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Nora Chassler

Nora Chassler was born in Madison, Wisconsin, in 1972, and grew up in New York City. She has an undergraduate degree in English from Hunter College, CUNY, in New York, and a Masters in Creative Writing from St Andrews. She has worked as a model and a social worker. She lives in Edinburgh.

Her first novel, Miss Thing, was published by Two Ravens Press in 2010. Her second, Grandmother Divided by Monkey Equals Outer Space, was published by Valley Press in 2015. A collection of ‘fragments, pensées and table-talk’ titled Madame Bildungsroman’s Optimistic Worldview followed in 2017, and an epic poem, The Minnow Would Be Lost, is forthcoming in October 2020.

BOOKS

Grandmother Divided by Monkey Equals Outer Space

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New York City, 1982. The Martians – Carrie, Eli, their mother Viv and her teenage boyfriend, Arnie – live in a one- bedroom apartment on the Upper West Side. Viv smokes marijuana continually, laying out her bizarre version of reality to anyone who will listen. Eleven year-old Carrie’s budding OCD manifests in attention to detail at the expense of the big picture. Her angry older brother Eli just wants to make it to a showing of The Shining that isn’t sold out.

Around the corner – ‘above the smaller dry cleaners’ – the psychic Miss Rosa’s neon rose glows above the street. Keener on recounting the past than predicting the future, Miss Rosa (a.k.a. Phoebe Curtis) befriends the Martians one by one, and shares a part of her story with each of them – a story that resonates disturbingly with their own lives. But the Martians have other things to worry about: can Carrie afford a Red Devil costume for the Halloween parade? Who really has the longest fry? And how will Viv buy pot and pay the rent?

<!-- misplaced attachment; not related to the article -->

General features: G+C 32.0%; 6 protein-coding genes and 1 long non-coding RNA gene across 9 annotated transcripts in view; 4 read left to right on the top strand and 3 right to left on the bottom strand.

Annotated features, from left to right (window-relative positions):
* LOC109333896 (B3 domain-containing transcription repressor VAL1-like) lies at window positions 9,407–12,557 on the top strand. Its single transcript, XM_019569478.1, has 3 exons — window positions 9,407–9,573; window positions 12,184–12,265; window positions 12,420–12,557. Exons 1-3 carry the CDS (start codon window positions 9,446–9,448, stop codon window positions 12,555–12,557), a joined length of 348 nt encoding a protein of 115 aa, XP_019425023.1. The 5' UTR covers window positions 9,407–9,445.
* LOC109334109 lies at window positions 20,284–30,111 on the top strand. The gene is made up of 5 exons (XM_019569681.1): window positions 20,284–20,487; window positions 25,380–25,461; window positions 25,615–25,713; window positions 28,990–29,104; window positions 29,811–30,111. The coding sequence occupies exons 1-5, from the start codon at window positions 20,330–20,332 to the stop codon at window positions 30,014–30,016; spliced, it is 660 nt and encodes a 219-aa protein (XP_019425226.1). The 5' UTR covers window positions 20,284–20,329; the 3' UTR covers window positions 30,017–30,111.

Madame Bildungsroman’s Optimistic Worldview

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Read an exclusive extract here. Plus, while stocks last: limited-edition hardback, 100 copies only, signed and numbered by the author (click 'buy hardback' above).

 

In this collection of ‘fragments, pensées and table-talk’, Nora Chassler turns her attention to the great questions of contemporary life and literature, aided by a papier-mâché mannequin named Madame Bildungsroman. Together, they exclaim visions and visitations, proclamations and protestations, fierce one-liners and bittersweet memories; each offering a unique insight into the mind of one of our most original writers.


"Offers a brilliant perspective on existence through fragments and aperçus: ambiguous, acerbic, moving and searingly intelligent."
— Regi Claire

"There are very few books you wish to reread immediately upon finishing, but this was one for me. I highly recommend her other books as well. In a hundred years it’s possible having known Nora will be the other thing I am remembered for."
— Sean Ono Lennon (on Instagram)

The Minnow Would Be Lost

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Starting on Gilligan's island, with Aristotle clapping the 'fearless crew' 'in front of a live studio audience and from deep within it', Nora Chassler's book-length poem The Minnow Would Be Lost is a deeply imaginative, lyrical and personal journey through the lives of the author (inner, outer and otherwise), from Chicago to New York City, to Edinburgh, Prague, Moscow and beyond, to the edges of reality and the limits of the human experience.

Epic in every sense, this is a no-holds-barred work of literature that scolds, loves and damns its denizens in equal measure. Scathing and appreciative, nihilistic and hopeful, arch and vulnerable, this is the author's most original, ambitious, unforgettable achievement yet – one that ceaselessly communicates with our cultural history at all levels, whilst standing utterly alone amongst it.


Praise for Norah Chassler:

“Nora Chassler is the best writer you’ve never heard of.”
— Rónán Hession, The Irish Times

“There are very few books you wish to reread immediately upon finishing, but [Madame Bildungsroman] was one for me. I highly recommend her other books as well. In a hundred years having known Nora will be the other thing I am remembered for.”
— Sean Ono Lennon

“Nora Chassler’s extraordinary Grandmother Divided by Monkey Equals Outer Space breaks all moulds ... a triumphant vindication of the edgy, eccentric demotic as a compelling narrative voice.”
— William Boyd, The Guardian

“Offers a brilliant perspective on existence through fragments and aperçus: ambiguous, acerbic, moving and searingly intelligent.”
— Regi Claire

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